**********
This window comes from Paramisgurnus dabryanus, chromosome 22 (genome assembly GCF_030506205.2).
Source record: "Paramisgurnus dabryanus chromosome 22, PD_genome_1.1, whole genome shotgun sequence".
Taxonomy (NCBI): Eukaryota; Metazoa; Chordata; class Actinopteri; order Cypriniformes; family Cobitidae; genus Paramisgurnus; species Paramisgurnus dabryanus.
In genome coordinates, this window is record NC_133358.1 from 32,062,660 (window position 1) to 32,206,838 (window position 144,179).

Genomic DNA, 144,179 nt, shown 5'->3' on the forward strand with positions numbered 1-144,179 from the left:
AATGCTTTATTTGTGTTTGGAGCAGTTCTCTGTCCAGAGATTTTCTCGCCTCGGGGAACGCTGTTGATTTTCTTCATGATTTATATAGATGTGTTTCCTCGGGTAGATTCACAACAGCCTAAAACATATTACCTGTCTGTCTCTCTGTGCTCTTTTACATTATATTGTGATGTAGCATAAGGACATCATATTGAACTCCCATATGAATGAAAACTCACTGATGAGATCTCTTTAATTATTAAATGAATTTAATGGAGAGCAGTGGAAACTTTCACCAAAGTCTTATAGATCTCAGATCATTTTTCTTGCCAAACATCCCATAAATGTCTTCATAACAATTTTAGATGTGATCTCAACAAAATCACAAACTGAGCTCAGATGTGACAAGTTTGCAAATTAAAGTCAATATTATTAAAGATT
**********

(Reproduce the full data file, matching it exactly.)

This window comes from Paramisgurnus dabryanus, chromosome 22 (genome assembly GCF_030506205.2).
Source record: "Paramisgurnus dabryanus chromosome 22, PD_genome_1.1, whole genome shotgun sequence".
Taxonomy (NCBI): Eukaryota; Metazoa; Chordata; class Actinopteri; order Cypriniformes; family Cobitidae; genus Paramisgurnus; species Paramisgurnus dabryanus.
In genome coordinates, this window is record NC_133358.1 from 32,062,660 (window position 1) to 32,206,838 (window position 144,179).

Genomic DNA, 144,179 nt, shown 5'->3' on the forward strand with positions numbered 1-144,179 from the left:
AATGCTTTATTTGTGTTTGGAGCAGTTCTCTGTCCAGAGATTTTCTCGCCTCGGGGAACGCTGTTGATTTTCTTCATGATTTATATAGATGTGTTTCCTCGGGTAGATTCACAACAGCCTAAAACATATTACCTGTCTGTCTCTCTGTGCTCTTTTACATTATATTGTGATGTAGCATAAGGACATCATATTGAACTCCCATATGAATGAAAACTCACTGATGAGATCTCTTTAATTATTAAATGAATTTAATGGAGAGCAGTGGAAACTTTCACCAAAGTCTTATAGATCTCAGATCATTTTTCTTGCCAAACATCCCATAAATGTCTTCATAACAATTTTAGATGTGATCTCAACAAAATCACAAACTGAGCTCAGATGTGACAAGTTTGCAAATTAAAGTCAATATTATTAAAGATT